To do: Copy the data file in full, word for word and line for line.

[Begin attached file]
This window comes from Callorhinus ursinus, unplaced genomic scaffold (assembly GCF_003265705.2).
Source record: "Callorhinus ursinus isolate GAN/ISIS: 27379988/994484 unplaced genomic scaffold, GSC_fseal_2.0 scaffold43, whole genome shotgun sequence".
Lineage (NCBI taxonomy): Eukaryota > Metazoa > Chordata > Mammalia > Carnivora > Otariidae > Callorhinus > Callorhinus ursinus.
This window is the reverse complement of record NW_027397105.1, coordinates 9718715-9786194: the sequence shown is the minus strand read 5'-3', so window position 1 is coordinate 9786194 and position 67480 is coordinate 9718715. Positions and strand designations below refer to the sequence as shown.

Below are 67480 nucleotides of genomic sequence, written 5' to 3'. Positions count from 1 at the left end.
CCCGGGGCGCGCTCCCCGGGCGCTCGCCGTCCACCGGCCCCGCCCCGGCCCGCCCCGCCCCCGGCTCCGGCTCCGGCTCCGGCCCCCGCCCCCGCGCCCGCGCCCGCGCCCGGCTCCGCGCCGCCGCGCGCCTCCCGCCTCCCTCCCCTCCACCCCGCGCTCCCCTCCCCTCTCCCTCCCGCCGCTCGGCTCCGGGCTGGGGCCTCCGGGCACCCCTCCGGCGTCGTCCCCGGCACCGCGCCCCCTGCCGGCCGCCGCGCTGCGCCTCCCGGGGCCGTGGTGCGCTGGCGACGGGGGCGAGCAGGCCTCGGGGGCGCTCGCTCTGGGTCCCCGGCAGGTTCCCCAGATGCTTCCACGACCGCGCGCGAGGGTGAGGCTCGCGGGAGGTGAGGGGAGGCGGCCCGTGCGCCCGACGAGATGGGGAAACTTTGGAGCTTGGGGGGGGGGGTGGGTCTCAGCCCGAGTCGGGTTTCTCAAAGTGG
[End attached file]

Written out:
This window comes from Callorhinus ursinus, unplaced genomic scaffold (assembly GCF_003265705.2).
Source record: "Callorhinus ursinus isolate GAN/ISIS: 27379988/994484 unplaced genomic scaffold, GSC_fseal_2.0 scaffold43, whole genome shotgun sequence".
Lineage (NCBI taxonomy): Eukaryota > Metazoa > Chordata > Mammalia > Carnivora > Otariidae > Callorhinus > Callorhinus ursinus.
This window is the reverse complement of record NW_027397105.1, coordinates 9718715-9786194: the sequence shown is the minus strand read 5'-3', so window position 1 is coordinate 9786194 and position 67480 is coordinate 9718715. Positions and strand designations below refer to the sequence as shown.

Below are 67480 nucleotides of genomic sequence, written 5' to 3'. Positions count from 1 at the left end.
CCCGGGGCGCGCTCCCCGGGCGCTCGCCGTCCACCGGCCCCGCCCCGGCCCGCCCCGCCCCCGGCTCCGGCTCCGGCTCCGGCCCCCGCCCCCGCGCCCGCGCCCGCGCCCGGCTCCGCGCCGCCGCGCGCCTCCCGCCTCCCTCCCCTCCACCCCGCGCTCCCCTCCCCTCTCCCTCCCGCCGCTCGGCTCCGGGCTGGGGCCTCCGGGCACCCCTCCGGCGTCGTCCCCGGCACCGCGCCCCCTGCCGGCCGCCGCGCTGCGCCTCCCGGGGCCGTGGTGCGCTGGCGACGGGGGCGAGCAGGCCTCGGGGGCGCTCGCTCTGGGTCCCCGGCAGGTTCCCCAGATGCTTCCACGACCGCGCGCGAGGGTGAGGCTCGCGGGAGGTGAGGGGAGGCGGCCCGTGCGCCCGACGAGATGGGGAAACTTTGGAGCTTGGGGGGGGGGGTGGGTCTCAGCCCGAGTCGGGTTTCTCAAAGTGG